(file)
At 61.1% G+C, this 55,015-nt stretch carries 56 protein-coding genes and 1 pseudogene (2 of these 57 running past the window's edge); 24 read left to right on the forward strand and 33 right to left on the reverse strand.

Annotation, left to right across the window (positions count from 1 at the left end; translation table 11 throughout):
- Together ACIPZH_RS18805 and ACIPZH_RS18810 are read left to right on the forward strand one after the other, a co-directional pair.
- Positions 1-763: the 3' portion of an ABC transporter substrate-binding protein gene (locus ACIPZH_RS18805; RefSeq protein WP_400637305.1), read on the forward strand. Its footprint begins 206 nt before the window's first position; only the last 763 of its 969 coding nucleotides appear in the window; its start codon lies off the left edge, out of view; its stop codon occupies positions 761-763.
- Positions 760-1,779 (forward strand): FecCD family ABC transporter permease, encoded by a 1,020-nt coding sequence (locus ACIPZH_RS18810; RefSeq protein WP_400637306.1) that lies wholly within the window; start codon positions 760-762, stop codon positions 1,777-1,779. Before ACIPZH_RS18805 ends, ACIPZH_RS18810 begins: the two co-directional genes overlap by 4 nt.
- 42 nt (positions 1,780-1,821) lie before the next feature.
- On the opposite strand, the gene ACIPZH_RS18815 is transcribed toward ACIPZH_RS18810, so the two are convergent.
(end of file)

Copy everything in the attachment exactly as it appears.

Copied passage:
At 61.1% G+C, this 55,015-nt stretch carries 56 protein-coding genes and 1 pseudogene (2 of these 57 running past the window's edge); 24 read left to right on the forward strand and 33 right to left on the reverse strand.

Annotation, left to right across the window (positions count from 1 at the left end; translation table 11 throughout):
- Together ACIPZH_RS18805 and ACIPZH_RS18810 are read left to right on the forward strand one after the other, a co-directional pair.
- Positions 1-763: the 3' portion of an ABC transporter substrate-binding protein gene (locus ACIPZH_RS18805; RefSeq protein WP_400637305.1), read on the forward strand. Its footprint begins 206 nt before the window's first position; only the last 763 of its 969 coding nucleotides appear in the window; its start codon lies off the left edge, out of view; its stop codon occupies positions 761-763.
- Positions 760-1,779 (forward strand): FecCD family ABC transporter permease, encoded by a 1,020-nt coding sequence (locus ACIPZH_RS18810; RefSeq protein WP_400637306.1) that lies wholly within the window; start codon positions 760-762, stop codon positions 1,777-1,779. Before ACIPZH_RS18805 ends, ACIPZH_RS18810 begins: the two co-directional genes overlap by 4 nt.
- 42 nt (positions 1,780-1,821) lie before the next feature.
- On the opposite strand, the gene ACIPZH_RS18815 is transcribed toward ACIPZH_RS18810, so the two are convergent.